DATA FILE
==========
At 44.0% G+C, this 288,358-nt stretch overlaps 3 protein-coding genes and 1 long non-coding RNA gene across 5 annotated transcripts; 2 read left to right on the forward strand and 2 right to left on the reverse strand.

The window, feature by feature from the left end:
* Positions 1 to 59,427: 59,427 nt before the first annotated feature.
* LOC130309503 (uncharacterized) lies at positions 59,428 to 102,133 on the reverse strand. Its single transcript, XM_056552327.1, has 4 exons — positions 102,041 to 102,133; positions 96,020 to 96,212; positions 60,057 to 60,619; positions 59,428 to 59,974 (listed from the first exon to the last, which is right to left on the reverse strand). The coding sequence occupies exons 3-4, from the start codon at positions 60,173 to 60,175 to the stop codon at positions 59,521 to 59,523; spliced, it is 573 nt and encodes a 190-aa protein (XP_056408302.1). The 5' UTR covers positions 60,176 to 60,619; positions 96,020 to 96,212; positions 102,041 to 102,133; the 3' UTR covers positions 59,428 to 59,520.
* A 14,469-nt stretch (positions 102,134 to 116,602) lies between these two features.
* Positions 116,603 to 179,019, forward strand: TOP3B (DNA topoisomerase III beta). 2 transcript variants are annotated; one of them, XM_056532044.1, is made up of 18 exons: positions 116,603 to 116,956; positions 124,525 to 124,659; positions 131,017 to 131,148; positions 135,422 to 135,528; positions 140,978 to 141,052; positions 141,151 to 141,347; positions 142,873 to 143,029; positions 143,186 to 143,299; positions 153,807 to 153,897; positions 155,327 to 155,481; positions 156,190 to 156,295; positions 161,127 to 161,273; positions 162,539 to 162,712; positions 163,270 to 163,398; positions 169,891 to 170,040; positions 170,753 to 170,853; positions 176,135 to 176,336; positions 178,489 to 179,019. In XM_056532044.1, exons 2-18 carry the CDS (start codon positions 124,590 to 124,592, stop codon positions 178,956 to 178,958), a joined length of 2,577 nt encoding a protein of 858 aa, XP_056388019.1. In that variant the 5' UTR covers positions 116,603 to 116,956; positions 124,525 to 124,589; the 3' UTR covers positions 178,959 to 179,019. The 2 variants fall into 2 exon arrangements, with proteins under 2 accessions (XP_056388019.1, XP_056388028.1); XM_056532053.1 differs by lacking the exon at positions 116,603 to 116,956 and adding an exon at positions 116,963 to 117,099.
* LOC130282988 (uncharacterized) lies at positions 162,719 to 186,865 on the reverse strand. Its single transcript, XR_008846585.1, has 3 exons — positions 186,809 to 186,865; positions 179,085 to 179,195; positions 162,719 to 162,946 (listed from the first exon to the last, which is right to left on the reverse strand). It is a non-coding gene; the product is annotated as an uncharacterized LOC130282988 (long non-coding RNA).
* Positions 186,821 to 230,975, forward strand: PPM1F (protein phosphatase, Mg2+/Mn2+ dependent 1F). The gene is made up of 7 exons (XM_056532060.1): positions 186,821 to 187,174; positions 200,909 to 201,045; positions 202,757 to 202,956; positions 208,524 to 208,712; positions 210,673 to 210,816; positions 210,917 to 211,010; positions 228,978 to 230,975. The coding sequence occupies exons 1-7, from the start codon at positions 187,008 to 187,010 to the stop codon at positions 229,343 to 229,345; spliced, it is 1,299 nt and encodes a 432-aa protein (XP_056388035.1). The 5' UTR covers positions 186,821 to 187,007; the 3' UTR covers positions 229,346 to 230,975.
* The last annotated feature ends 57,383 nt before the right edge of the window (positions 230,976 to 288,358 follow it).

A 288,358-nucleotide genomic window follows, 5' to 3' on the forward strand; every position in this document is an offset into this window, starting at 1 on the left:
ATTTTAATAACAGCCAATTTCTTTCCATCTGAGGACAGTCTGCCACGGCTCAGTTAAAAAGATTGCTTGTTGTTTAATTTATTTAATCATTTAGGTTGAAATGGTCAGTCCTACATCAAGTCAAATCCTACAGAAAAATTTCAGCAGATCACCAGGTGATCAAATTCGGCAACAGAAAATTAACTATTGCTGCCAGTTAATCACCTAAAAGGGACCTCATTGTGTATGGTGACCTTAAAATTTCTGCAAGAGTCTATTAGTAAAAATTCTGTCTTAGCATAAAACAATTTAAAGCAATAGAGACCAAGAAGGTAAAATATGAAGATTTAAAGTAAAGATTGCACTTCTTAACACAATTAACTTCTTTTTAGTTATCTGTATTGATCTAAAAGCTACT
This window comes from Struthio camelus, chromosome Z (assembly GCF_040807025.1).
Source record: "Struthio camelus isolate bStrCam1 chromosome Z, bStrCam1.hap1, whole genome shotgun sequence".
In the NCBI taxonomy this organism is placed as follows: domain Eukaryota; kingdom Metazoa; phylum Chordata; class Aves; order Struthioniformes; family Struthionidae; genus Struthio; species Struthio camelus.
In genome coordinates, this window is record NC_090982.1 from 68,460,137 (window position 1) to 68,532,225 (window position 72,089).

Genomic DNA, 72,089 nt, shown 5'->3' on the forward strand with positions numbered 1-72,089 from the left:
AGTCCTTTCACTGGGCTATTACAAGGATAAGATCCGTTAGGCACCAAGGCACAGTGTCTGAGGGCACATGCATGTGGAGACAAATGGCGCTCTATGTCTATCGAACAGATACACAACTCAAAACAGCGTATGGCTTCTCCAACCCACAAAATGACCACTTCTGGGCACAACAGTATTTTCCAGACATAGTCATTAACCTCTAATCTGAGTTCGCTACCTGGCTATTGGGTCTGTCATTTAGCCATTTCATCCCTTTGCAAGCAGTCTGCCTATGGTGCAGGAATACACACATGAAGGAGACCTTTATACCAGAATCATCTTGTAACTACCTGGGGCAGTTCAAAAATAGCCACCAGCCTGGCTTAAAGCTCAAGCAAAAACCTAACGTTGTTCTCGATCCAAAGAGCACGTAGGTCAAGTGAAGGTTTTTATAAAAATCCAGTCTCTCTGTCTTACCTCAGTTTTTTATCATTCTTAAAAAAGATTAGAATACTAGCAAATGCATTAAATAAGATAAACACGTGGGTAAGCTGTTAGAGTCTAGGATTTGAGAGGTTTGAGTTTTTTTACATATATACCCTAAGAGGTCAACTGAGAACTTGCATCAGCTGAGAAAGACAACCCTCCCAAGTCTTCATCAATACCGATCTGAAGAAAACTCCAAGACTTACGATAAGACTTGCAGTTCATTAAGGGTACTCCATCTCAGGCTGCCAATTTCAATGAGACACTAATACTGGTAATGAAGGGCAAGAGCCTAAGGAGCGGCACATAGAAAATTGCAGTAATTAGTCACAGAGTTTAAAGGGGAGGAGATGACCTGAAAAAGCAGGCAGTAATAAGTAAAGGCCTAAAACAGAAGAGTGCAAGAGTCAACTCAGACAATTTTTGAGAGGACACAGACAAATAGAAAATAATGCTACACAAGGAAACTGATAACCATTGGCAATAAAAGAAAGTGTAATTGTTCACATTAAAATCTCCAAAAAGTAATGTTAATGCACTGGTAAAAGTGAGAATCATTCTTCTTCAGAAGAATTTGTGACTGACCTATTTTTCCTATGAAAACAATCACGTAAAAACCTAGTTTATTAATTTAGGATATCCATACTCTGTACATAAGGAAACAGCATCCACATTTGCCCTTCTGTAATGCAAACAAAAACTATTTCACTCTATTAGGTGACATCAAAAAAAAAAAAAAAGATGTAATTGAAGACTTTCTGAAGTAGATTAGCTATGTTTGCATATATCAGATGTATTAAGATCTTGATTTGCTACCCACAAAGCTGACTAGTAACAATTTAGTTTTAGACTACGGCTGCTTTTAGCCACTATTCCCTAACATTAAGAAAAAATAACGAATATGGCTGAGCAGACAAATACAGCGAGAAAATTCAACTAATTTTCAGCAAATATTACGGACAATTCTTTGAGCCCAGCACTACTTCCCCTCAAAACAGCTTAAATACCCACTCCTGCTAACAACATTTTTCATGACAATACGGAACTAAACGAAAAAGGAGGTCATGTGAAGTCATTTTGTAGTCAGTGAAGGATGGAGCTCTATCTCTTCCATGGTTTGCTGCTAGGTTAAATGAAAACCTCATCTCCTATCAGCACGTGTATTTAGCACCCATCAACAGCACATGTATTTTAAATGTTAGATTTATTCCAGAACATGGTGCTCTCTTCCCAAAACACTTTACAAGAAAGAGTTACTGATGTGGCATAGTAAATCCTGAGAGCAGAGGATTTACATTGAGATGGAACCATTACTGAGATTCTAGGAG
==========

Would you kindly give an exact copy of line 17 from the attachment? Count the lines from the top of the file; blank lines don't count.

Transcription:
AGTCCTTTCACTGGGCTATTACAAGGATAAGATCCGTTAGGCACCAAGGCACAGTGTCTGAGGGCACATGCATGTGGAGACAAATGGCGCTCTATGTCTATCGAACAGATACACAACTCAAAACAGCGTATGGCTTCTCCAACCCACAAAATGACCACTTCTGGGCACAACAGTATTTTCCAGACATAGTCATTAACCTCTAATCTGAGTTCGCTACCTGGCTATTGGGTCTGTCATTTAGCCATTTCATCCCTTTGCAAGCAGTCTGCCTATGGTGCAGGAATACACACATGAAGGAGACCTTTATACCAGAATCATCTTGTAACTACCTGGGGCAGTTCAAAAATAGCCACCAGCCTGGCTTAAAGCTCAAGCAAAAACCTAACGTTGTTCTCGATCCAAAGAGCACGTAGGTCAAGTGAAGGTTTTTATAAAAATCCAGTCTCTCTGTCTTACCTCAGTTTTTTATCATTCTTAAAAAAGATTAGAATACTAGCAAATGCATTAAATAAGATAAACACGTGGGTAAGCTGTTAGAGTCTAGGATTTGAGAGGTTTGAGTTTTTTTACATATATACCCTAAGAGGTCAACTGAGAACTTGCATCAGCTGAGAAAGACAACCCTCCCAAGTCTTCATCAATACCGATCTGAAGAAAACTCCAAGACTTACGATAAGACTTGCAGTTCATTAAGGGTACTCCATCTCAGGCTGCCAATTTCAATGAGACACTAATACTGGTAATGAAGGGCAAGAGCCTAAGGAGCGGCACATAGAAAATTGCAGTAATTAGTCACAGAGTTTAAAGGGGAGGAGATGACCTGAAAAAGCAGGCAGTAATAAGTAAAGGCCTAAAACAGAAGAGTGCAAGAGTCAACTCAGACAATTTTTGAGAGGACACAGACAAATAGAAAATAATGCTACACAAGGAAACTGATAACCATTGGCAATAAAAGAAAGTGTAATTGTTCACATTAAAATCTCCAAAAAGTAATGTTAATGCACTGGTAAAAGTGAGAATCATTCTTCTTCAGAAGAATTTGTGACTGACCTATTTTTCCTATGAAAACAATCACGTAAAAACCTAGTTTATTAATTTAGGATATCCATACTCTGTACATAAGGAAACAGCATCCACATTTGCCCTTCTGTAATGCAAACAAAAACTATTTCACTCTATTAGGTGACATCAAAAAAAAAAAAAAAGATGTAATTGAAGACTTTCTGAAGTAGATTAGCTATGTTTGCATATATCAGATGTATTAAGATCTTGATTTGCTACCCACAAAGCTGACTAGTAACAATTTAGTTTTAGACTACGGCTGCTTTTAGCCACTATTCCCTAACATTAAGAAAAAATAACGAATATGGCTGAGCAGACAAATACAGCGAGAAAATTCAACTAATTTTCAGCAAATATTACGGACAATTCTTTGAGCCCAGCACTACTTCCCCTCAAAACAGCTTAAATACCCACTCCTGCTAACAACATTTTTCATGACAATACGGAACTAAACGAAAAAGGAGGTCATGTGAAGTCATTTTGTAGTCAGTGAAGGATGGAGCTCTATCTCTTCCATGGTTTGCTGCTAGGTTAAATGAAAACCTCATCTCCTATCAGCACGTGTATTTAGCACCCATCAACAGCACATGTATTTTAAATGTTAGATTTATTCCAGAACATGGTGCTCTCTTCCCAAAACACTTTACAAGAAAGAGTTACTGATGTGGCATAGTAAATCCTGAGAGCAGAGGATTTACATTGAGATGGAACCATTACTGAGATTCTAGGAG